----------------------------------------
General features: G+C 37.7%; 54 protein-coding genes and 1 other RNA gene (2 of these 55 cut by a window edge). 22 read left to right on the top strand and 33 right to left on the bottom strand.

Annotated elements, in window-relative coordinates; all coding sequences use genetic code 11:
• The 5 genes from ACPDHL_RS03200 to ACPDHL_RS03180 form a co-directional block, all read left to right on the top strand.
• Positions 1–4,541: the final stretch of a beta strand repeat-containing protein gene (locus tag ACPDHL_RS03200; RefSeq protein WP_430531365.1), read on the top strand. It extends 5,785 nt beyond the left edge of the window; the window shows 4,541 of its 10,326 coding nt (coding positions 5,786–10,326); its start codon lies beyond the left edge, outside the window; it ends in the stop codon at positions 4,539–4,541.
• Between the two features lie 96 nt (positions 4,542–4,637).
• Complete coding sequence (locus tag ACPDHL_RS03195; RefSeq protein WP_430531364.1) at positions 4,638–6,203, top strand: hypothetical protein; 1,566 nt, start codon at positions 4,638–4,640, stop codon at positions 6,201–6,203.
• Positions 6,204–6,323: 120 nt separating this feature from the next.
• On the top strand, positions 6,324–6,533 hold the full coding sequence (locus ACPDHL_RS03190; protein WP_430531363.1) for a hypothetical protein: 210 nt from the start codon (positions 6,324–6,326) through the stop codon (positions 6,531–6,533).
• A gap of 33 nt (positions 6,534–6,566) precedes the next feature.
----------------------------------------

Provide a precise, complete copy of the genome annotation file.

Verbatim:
General features: G+C 37.7%; 54 protein-coding genes and 1 other RNA gene (2 of these 55 cut by a window edge). 22 read left to right on the top strand and 33 right to left on the bottom strand.

Annotated elements, in window-relative coordinates; all coding sequences use genetic code 11:
• The 5 genes from ACPDHL_RS03200 to ACPDHL_RS03180 form a co-directional block, all read left to right on the top strand.
• Positions 1–4,541: the final stretch of a beta strand repeat-containing protein gene (locus tag ACPDHL_RS03200; RefSeq protein WP_430531365.1), read on the top strand. It extends 5,785 nt beyond the left edge of the window; the window shows 4,541 of its 10,326 coding nt (coding positions 5,786–10,326); its start codon lies beyond the left edge, outside the window; it ends in the stop codon at positions 4,539–4,541.
• Between the two features lie 96 nt (positions 4,542–4,637).
• Complete coding sequence (locus tag ACPDHL_RS03195; RefSeq protein WP_430531364.1) at positions 4,638–6,203, top strand: hypothetical protein; 1,566 nt, start codon at positions 4,638–4,640, stop codon at positions 6,201–6,203.
• Positions 6,204–6,323: 120 nt separating this feature from the next.
• On the top strand, positions 6,324–6,533 hold the full coding sequence (locus ACPDHL_RS03190; protein WP_430531363.1) for a hypothetical protein: 210 nt from the start codon (positions 6,324–6,326) through the stop codon (positions 6,531–6,533).
• A gap of 33 nt (positions 6,534–6,566) precedes the next feature.